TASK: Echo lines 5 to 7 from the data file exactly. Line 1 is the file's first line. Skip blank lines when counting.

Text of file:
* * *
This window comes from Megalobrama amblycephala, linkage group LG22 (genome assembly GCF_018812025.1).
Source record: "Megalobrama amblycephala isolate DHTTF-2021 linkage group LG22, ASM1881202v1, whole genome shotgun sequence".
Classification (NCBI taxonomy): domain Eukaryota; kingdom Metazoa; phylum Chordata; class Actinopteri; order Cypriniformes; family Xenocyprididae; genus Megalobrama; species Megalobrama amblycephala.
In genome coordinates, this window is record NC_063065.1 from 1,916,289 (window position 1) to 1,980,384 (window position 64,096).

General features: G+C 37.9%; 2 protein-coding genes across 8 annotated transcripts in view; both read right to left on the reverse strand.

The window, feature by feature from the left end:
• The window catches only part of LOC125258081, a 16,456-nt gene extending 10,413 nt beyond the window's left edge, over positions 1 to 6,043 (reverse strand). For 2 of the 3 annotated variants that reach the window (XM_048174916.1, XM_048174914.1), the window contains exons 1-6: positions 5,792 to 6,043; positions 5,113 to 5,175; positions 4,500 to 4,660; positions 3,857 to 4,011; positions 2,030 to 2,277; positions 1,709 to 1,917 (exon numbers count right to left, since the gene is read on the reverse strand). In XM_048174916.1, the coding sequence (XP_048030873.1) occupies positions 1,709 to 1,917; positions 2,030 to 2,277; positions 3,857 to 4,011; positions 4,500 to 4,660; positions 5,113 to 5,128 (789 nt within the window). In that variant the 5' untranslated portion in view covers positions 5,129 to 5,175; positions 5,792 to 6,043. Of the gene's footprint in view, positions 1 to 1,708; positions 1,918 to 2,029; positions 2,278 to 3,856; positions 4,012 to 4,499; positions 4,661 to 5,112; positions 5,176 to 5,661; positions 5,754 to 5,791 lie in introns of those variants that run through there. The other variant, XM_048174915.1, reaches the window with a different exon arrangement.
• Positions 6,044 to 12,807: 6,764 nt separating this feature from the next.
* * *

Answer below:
General features: G+C 37.9%; 2 protein-coding genes across 8 annotated transcripts in view; both read right to left on the reverse strand.

The window, feature by feature from the left end:
• The window catches only part of LOC125258081, a 16,456-nt gene extending 10,413 nt beyond the window's left edge, over positions 1 to 6,043 (reverse strand). For 2 of the 3 annotated variants that reach the window (XM_048174916.1, XM_048174914.1), the window contains exons 1-6: positions 5,792 to 6,043; positions 5,113 to 5,175; positions 4,500 to 4,660; positions 3,857 to 4,011; positions 2,030 to 2,277; positions 1,709 to 1,917 (exon numbers count right to left, since the gene is read on the reverse strand). In XM_048174916.1, the coding sequence (XP_048030873.1) occupies positions 1,709 to 1,917; positions 2,030 to 2,277; positions 3,857 to 4,011; positions 4,500 to 4,660; positions 5,113 to 5,128 (789 nt within the window). In that variant the 5' untranslated portion in view covers positions 5,129 to 5,175; positions 5,792 to 6,043. Of the gene's footprint in view, positions 1 to 1,708; positions 1,918 to 2,029; positions 2,278 to 3,856; positions 4,012 to 4,499; positions 4,661 to 5,112; positions 5,176 to 5,661; positions 5,754 to 5,791 lie in introns of those variants that run through there. The other variant, XM_048174915.1, reaches the window with a different exon arrangement.